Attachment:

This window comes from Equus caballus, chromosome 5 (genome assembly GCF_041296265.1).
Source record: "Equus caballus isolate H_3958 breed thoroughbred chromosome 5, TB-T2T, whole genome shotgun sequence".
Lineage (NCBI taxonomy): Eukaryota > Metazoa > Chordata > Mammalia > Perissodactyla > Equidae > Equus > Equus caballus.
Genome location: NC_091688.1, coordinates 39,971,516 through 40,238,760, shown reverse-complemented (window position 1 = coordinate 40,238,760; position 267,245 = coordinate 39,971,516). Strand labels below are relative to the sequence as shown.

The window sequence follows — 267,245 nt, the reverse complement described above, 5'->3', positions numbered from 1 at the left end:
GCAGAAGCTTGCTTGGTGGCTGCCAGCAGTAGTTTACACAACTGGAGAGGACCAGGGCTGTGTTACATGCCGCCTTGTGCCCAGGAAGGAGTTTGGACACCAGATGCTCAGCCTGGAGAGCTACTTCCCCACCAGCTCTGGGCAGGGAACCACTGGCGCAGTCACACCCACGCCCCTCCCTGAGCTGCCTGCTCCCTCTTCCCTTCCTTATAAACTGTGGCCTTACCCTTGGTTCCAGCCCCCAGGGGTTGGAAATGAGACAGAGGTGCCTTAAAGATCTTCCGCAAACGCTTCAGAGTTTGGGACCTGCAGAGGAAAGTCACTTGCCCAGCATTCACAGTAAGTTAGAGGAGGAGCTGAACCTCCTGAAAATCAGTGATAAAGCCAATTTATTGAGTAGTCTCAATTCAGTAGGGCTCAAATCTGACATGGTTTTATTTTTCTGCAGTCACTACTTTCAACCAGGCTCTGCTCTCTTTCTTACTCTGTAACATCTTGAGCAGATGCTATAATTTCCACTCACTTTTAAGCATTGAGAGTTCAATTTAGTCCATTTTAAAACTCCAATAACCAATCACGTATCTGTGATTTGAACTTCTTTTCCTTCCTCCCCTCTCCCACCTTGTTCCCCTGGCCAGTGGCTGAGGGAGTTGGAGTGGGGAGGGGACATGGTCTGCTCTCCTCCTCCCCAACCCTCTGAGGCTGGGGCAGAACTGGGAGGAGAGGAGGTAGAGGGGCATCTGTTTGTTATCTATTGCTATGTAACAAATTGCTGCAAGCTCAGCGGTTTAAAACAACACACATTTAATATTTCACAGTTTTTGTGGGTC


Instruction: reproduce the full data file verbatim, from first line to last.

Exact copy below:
This window comes from Equus caballus, chromosome 5 (genome assembly GCF_041296265.1).
Source record: "Equus caballus isolate H_3958 breed thoroughbred chromosome 5, TB-T2T, whole genome shotgun sequence".
Lineage (NCBI taxonomy): Eukaryota > Metazoa > Chordata > Mammalia > Perissodactyla > Equidae > Equus > Equus caballus.
Genome location: NC_091688.1, coordinates 39,971,516 through 40,238,760, shown reverse-complemented (window position 1 = coordinate 40,238,760; position 267,245 = coordinate 39,971,516). Strand labels below are relative to the sequence as shown.

The window sequence follows — 267,245 nt, the reverse complement described above, 5'->3', positions numbered from 1 at the left end:
GCAGAAGCTTGCTTGGTGGCTGCCAGCAGTAGTTTACACAACTGGAGAGGACCAGGGCTGTGTTACATGCCGCCTTGTGCCCAGGAAGGAGTTTGGACACCAGATGCTCAGCCTGGAGAGCTACTTCCCCACCAGCTCTGGGCAGGGAACCACTGGCGCAGTCACACCCACGCCCCTCCCTGAGCTGCCTGCTCCCTCTTCCCTTCCTTATAAACTGTGGCCTTACCCTTGGTTCCAGCCCCCAGGGGTTGGAAATGAGACAGAGGTGCCTTAAAGATCTTCCGCAAACGCTTCAGAGTTTGGGACCTGCAGAGGAAAGTCACTTGCCCAGCATTCACAGTAAGTTAGAGGAGGAGCTGAACCTCCTGAAAATCAGTGATAAAGCCAATTTATTGAGTAGTCTCAATTCAGTAGGGCTCAAATCTGACATGGTTTTATTTTTCTGCAGTCACTACTTTCAACCAGGCTCTGCTCTCTTTCTTACTCTGTAACATCTTGAGCAGATGCTATAATTTCCACTCACTTTTAAGCATTGAGAGTTCAATTTAGTCCATTTTAAAACTCCAATAACCAATCACGTATCTGTGATTTGAACTTCTTTTCCTTCCTCCCCTCTCCCACCTTGTTCCCCTGGCCAGTGGCTGAGGGAGTTGGAGTGGGGAGGGGACATGGTCTGCTCTCCTCCTCCCCAACCCTCTGAGGCTGGGGCAGAACTGGGAGGAGAGGAGGTAGAGGGGCATCTGTTTGTTATCTATTGCTATGTAACAAATTGCTGCAAGCTCAGCGGTTTAAAACAACACACATTTAATATTTCACAGTTTTTGTGGGTC